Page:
Here it is only June, and we are already seeing July and August like dewpoints. The dewpoint here in Sector Ocho is 79.2 degrees F, as recorded by my weather station and substantiated by another online personal weather station less than a mile away. Dewpoints above 80 degrees F can be fatal for people with breathing problems like Asthma or COPD. I was just outside, filling my truck with fuel, and it was so humid that it was difficult to breathe. With a dewpoint of 79.2 and an actual temperature of 92 degrees, the Relative Humidity is 66.4%, and the Heat Index is 109 degF. This is the part of the year that Florida residents like to refer to as “fuckin’ hot,” except it has arrived a month early. It’s 80 degrees at sunrise, for crying out loud.
The dew point temperature is the temperature at which the air can no longer hold all of its water vapor, and some of the water vapor must condense into liquid water. At 100% relative humidity, the dew point temperature and the air temperature are the same, and clouds or fog can begin to form. While relative humidity is a relative measure of how humid it is, the dew point temperature is an absolute measure of how much water vapor is in the air (how humid it is). In very warm, humid conditions, the dew point temperature can reach 75 to 77 degrees F, but rarely exceeds 80 degrees. The highest Dewpoint ever recorded was 95 degF in Saudi Arabia. The highest ever recorded in the USA was 88 degF in Moorehead, MN. There was once a dewpoint in Melbourne, Florida of 91 degF, but the station that recorded it was not an official one, so it didn’t count.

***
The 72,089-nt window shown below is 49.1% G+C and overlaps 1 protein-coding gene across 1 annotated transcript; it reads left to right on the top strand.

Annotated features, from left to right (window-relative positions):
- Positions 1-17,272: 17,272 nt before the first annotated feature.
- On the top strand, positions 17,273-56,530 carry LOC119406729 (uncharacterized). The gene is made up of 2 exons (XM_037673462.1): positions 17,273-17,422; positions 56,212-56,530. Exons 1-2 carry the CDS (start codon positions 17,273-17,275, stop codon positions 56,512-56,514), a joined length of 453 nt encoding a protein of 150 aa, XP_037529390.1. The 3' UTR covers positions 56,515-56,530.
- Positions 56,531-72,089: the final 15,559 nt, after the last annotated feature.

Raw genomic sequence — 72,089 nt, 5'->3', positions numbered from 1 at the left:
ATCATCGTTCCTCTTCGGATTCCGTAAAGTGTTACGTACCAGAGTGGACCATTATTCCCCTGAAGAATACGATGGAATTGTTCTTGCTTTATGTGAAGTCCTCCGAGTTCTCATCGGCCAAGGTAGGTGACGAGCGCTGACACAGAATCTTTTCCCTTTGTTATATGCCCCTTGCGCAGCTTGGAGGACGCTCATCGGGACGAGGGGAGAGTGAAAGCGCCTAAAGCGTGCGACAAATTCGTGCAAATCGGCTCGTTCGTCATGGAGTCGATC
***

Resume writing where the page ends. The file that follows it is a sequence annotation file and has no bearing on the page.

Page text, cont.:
Dew point is the best indicator of comfort in a hot climate. Once the dew point of the air exceeds 66 degrees Fahrenheit or so, the air begins to feel hot and uncomfortably stuffy. The reason for this, is that your perspiration can not evaporate to cool you off.
Last week I was in Las Vegas. The temperature there was 115 degrees, but the humidity was only 6 percent, which calculates to a 108 degree heat index. I agree. It felt warm in Vegas, like standing in front of an open oven. It doesn’t feel as warm here, but it does feel more oppressive. The air feels thick and sticky.
I hope we get a bit of relief soon, or else I won’t be able to do anything outside until October.